Ian Anderson prophesied to the MM six months ago that Jethro Tull would enjoy a resurgence of popularity in Britain in 1976; that they would become bigger than ever before; that they would pick up lots of new, younger fans. Five months into the new year, the signs of this happening are about as clear as London on a foggy night.

Anderson says he's not too worried, though there seems to be a definite desire to regain old areas of strength and win new ones at home. For a change, he sat back and thought about the situation.

"We still get gold albums every year, you know. I mean, they are all gold albums and a few of them are platinum now. I don't think I'm worried that people don't rush out and buy them all at the same time. I think I'm glad if the fact that they don't jump straight into the chart illustrates cautiousness on the part of the public, and I'm very pleased for the public because they're not wasting their money by just rushing out and buying something, then finding they don't like it and complaining about it.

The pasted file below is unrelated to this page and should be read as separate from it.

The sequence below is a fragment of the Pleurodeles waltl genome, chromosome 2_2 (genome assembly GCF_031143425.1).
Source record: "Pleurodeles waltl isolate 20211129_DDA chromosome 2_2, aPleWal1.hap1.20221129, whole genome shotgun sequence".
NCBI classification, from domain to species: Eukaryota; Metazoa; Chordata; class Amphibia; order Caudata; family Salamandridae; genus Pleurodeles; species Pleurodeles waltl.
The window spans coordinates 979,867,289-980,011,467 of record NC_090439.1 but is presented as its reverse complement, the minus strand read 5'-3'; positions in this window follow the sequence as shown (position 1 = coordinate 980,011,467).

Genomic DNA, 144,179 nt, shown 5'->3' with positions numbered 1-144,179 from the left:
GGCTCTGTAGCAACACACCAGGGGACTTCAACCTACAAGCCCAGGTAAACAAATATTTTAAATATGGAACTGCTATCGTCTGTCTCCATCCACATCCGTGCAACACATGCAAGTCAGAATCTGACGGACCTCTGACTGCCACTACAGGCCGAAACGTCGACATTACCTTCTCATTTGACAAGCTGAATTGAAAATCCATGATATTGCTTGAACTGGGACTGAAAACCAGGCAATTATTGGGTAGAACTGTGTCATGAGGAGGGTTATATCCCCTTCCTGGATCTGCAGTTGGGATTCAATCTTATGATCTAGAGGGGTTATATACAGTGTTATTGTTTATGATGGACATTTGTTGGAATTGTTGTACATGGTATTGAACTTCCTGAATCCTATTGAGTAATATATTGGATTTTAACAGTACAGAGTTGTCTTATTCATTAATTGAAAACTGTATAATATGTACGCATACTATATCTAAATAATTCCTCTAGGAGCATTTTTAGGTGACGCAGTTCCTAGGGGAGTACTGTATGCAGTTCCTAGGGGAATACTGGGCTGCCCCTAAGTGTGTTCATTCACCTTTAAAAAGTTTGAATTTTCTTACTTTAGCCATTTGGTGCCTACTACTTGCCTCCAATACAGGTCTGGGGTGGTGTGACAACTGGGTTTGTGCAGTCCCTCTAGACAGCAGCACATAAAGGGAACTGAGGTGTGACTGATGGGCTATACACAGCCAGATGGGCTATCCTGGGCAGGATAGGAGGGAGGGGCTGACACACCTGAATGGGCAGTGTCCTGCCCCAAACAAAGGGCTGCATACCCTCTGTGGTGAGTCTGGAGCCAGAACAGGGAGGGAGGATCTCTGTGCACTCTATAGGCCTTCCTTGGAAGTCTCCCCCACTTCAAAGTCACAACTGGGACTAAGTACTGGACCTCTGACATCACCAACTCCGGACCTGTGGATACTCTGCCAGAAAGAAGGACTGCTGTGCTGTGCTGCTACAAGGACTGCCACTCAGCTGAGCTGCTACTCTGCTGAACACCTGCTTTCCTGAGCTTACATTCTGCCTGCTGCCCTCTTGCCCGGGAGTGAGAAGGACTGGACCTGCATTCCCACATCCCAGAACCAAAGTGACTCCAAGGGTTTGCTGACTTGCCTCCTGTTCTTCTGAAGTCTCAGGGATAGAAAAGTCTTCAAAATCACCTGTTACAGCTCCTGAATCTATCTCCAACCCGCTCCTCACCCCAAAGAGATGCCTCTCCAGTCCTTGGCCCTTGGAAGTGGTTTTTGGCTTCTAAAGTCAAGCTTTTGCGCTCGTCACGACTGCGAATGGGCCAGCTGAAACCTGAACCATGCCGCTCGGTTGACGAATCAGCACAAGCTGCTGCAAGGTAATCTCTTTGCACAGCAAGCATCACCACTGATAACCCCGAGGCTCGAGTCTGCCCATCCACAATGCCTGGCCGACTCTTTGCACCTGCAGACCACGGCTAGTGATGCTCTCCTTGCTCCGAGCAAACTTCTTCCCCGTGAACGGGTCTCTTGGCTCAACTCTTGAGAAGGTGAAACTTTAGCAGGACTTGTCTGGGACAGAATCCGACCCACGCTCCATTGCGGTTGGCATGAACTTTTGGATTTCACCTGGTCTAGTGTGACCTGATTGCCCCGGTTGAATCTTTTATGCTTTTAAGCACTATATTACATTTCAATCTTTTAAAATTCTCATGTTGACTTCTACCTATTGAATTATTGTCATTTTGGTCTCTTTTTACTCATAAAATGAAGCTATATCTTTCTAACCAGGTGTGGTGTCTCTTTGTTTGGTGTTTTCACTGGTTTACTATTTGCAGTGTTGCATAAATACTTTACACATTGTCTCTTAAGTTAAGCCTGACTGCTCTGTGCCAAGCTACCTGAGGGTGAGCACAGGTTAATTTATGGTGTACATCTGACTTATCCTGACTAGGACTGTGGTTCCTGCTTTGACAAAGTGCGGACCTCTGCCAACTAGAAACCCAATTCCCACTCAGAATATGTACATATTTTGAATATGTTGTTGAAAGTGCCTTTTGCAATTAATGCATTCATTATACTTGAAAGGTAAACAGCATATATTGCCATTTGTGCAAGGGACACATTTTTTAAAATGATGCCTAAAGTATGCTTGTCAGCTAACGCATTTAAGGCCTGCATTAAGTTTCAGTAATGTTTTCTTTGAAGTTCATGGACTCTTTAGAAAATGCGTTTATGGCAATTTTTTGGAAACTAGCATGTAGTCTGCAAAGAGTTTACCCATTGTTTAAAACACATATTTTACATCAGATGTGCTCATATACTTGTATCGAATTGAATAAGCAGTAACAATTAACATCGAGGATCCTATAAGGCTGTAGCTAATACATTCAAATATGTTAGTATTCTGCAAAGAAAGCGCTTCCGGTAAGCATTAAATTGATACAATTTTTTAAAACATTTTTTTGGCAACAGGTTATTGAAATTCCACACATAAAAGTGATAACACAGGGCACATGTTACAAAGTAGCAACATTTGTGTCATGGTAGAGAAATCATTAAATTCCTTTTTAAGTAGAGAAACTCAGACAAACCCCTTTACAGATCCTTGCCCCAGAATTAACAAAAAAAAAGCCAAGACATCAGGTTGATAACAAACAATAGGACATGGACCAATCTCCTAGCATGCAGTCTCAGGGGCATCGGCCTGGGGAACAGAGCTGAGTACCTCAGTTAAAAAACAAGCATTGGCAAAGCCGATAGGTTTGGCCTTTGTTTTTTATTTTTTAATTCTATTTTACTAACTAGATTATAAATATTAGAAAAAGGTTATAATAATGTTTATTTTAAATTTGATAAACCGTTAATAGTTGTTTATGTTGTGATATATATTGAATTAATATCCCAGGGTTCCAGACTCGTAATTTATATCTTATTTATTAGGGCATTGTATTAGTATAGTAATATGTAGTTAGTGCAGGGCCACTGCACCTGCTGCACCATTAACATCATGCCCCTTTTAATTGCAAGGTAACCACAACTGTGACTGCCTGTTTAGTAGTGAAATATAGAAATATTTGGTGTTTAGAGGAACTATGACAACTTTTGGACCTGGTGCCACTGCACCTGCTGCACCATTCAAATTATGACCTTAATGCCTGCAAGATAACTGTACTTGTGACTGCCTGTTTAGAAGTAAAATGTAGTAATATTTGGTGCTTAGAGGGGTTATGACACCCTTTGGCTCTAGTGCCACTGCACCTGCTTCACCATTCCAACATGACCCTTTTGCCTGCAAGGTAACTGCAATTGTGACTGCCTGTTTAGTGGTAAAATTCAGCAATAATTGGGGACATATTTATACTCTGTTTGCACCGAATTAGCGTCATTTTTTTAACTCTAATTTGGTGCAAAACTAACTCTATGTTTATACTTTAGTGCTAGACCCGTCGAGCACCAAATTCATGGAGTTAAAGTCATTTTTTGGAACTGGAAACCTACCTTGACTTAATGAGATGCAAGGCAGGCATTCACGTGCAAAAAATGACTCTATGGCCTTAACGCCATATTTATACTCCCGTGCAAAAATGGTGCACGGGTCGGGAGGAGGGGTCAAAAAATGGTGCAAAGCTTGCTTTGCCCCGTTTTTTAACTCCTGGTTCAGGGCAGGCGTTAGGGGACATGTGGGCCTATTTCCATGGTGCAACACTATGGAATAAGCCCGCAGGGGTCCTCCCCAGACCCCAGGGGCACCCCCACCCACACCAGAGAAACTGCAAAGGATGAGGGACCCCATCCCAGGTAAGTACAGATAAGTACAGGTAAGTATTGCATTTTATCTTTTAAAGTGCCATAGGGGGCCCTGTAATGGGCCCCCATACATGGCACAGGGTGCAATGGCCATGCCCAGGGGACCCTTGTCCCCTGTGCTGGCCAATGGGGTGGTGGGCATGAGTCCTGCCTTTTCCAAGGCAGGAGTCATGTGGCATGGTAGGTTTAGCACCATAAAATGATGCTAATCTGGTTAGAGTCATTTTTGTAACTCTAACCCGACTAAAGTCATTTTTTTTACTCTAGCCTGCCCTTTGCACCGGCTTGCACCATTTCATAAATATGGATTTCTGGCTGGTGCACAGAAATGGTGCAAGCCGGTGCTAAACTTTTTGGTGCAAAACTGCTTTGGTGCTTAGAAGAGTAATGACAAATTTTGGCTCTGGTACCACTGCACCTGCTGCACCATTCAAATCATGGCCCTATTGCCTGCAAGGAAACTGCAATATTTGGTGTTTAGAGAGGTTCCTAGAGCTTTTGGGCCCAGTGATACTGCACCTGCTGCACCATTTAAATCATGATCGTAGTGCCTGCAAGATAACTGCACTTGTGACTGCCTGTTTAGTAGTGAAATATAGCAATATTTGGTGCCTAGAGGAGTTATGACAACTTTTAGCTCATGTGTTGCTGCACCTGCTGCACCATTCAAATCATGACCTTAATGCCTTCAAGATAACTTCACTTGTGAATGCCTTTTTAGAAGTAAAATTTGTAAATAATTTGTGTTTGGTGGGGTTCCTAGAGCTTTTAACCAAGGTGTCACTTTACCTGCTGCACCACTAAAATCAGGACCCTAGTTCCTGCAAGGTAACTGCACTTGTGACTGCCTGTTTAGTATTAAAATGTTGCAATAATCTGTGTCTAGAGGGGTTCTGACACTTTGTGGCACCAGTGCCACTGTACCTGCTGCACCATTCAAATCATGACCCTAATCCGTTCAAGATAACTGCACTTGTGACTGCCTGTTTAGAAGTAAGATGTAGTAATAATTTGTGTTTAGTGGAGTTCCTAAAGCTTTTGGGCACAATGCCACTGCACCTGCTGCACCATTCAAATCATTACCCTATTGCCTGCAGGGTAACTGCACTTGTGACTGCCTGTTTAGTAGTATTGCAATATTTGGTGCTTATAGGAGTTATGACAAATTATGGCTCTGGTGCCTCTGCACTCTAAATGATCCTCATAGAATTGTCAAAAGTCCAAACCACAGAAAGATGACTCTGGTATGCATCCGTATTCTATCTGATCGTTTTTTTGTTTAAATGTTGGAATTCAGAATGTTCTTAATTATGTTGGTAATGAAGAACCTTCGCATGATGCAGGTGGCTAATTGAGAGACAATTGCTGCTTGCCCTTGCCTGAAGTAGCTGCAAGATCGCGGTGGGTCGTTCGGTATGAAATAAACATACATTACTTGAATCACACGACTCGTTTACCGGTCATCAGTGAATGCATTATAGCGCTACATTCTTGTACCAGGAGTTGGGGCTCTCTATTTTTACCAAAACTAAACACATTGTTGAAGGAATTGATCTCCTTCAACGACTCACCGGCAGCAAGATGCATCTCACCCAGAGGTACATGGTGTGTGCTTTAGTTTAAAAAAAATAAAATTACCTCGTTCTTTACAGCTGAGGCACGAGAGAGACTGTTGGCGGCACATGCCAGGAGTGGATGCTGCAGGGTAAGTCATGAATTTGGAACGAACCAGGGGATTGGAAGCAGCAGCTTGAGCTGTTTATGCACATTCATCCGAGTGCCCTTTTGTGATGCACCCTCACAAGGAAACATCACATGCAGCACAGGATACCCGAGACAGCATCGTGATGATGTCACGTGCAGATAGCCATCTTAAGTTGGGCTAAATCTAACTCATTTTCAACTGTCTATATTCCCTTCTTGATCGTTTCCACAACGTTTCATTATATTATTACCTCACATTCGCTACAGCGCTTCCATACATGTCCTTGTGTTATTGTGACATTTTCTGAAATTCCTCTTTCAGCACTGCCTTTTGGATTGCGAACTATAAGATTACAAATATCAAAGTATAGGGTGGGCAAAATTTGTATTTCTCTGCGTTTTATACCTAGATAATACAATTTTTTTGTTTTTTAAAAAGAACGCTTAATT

"I suppose our record sales have not been as good world-wide as Zeppelin or Floyd, but the Pink Floyd records get played as musical wallpaper muzak, for parties and easy listening. I don't think anyone could ever say that Jethro Tull music is put on as background music for parties. That's the last thing I would ever want. I'd much rather people sat down and listened to it than have it played while people sit round and talk about football.

"It would certainly be true to say we've lost ground but I think, also, we haven't been represented in Britain terribly well. I don't think we've been presented in any way at all. I think we've just continued to exist and makes token appearances as far as the public is concerned. It's only since I've been back these last few months that there's been any relationship at all between the radio stations and Jethro Tull.

"But there are people far more deserving than me who should be in the minds of the British public. It's very blatant to come out with something as nasty as this and very rude of me to say it, but I do consider, for the most part, my lyrics over the past three or four years have been better than most other people of my sort have produced.

"The only guy who writes on a par with me is Roy Harper, who comes in some ways from a similar background.